Islam and clothing

From Simple English Wikipedia, the free encyclopedia

Muslims have different dress codes for different contexts. Conservative ideas of hijab require people to dress modestly both for outside and religious contexts. Clothing for everyday wear, inside and outside the house is different, and very much depends on the family.

Clothes for men[change | change source]

Muslim men often wear thobes as well as kufi hats.

Clothes for women[change | change source]

A group of women in Adana (Turkey) wearing the niqabs.
An Afghan girl wearing an Islamic style scarf

Islam says that women should dress in a very special way. This dress code applies to women and adolescent girls, but not to children. Usually, women who travel to Muslim countries should also wear such dress.

  • Abaya - long flowing outer garment worn over all other clothing.
  • Jilbab - garment that may be worn like a dress, usually with trousers underneath.
  • Dupatta - a South Asian long rectangular scarf usually worn over the shoulders in front of the neck, or however you prefer. Women will sometimes use a dupatta over their head for a hijab.
  • Scarf or veil - the head covering worn by some Muslim women. Some Muslims maintain that the practice (of women covering the head) is not mandated in Islam. [1][2][3][4] The headscarf is a square folded into a triangle or simply a triangle, but also can be a rectangular shape. To wear- bring the two corners together and pin/knot/wrap at the neck.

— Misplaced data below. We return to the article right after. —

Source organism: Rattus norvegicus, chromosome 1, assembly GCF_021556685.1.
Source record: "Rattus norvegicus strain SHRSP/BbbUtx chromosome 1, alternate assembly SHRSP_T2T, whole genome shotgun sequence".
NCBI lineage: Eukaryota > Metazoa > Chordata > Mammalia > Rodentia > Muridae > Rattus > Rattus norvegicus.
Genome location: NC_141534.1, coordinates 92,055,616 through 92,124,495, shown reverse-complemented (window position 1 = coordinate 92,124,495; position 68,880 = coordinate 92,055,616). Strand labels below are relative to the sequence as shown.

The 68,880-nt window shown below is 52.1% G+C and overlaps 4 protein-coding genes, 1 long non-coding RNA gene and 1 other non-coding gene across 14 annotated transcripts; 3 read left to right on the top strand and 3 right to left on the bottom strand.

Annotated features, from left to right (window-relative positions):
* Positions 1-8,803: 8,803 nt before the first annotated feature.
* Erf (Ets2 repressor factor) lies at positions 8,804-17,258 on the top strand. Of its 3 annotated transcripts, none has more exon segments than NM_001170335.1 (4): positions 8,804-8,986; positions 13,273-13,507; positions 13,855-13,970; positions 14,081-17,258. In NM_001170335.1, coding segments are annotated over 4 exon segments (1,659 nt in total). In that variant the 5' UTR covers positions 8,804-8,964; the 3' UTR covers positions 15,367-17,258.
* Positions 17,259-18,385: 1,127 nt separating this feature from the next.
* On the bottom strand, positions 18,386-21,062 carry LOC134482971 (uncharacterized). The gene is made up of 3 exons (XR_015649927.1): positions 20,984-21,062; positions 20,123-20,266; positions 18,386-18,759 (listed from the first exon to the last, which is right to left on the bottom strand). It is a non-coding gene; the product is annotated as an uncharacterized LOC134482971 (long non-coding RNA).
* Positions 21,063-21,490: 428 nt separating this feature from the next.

• Niqab - a veil worn to cover the face. A niqab can be made to leave only the eyes uncovered, only the eyes and forehead uncovered, or to leave the forehead, eyes, and nose uncovered, covering only the mouth.
  • Burka - a long, loose piece of clothing covering the whole body from head to feet, worn in public by some women in Muslim countries.

References[change | change source]

  1. "unicornsorg". Archived from the original on 21 December 2015. Retrieved 26 December 2015.
  2. "". Archived from the original on 27 December 2015. Retrieved 26 December 2015.
  3. Nomani, Asra Q.; Arafa, Hala (21 December 2015). "Opinion: As Muslim women, we actually ask you not to wear the hijab in the name of interfaith solidarity". Washington Post. Retrieved 22 December 2022.
  4. "No Ritu Kumar, all Muslim women don't wear hijab - the New Indian Express".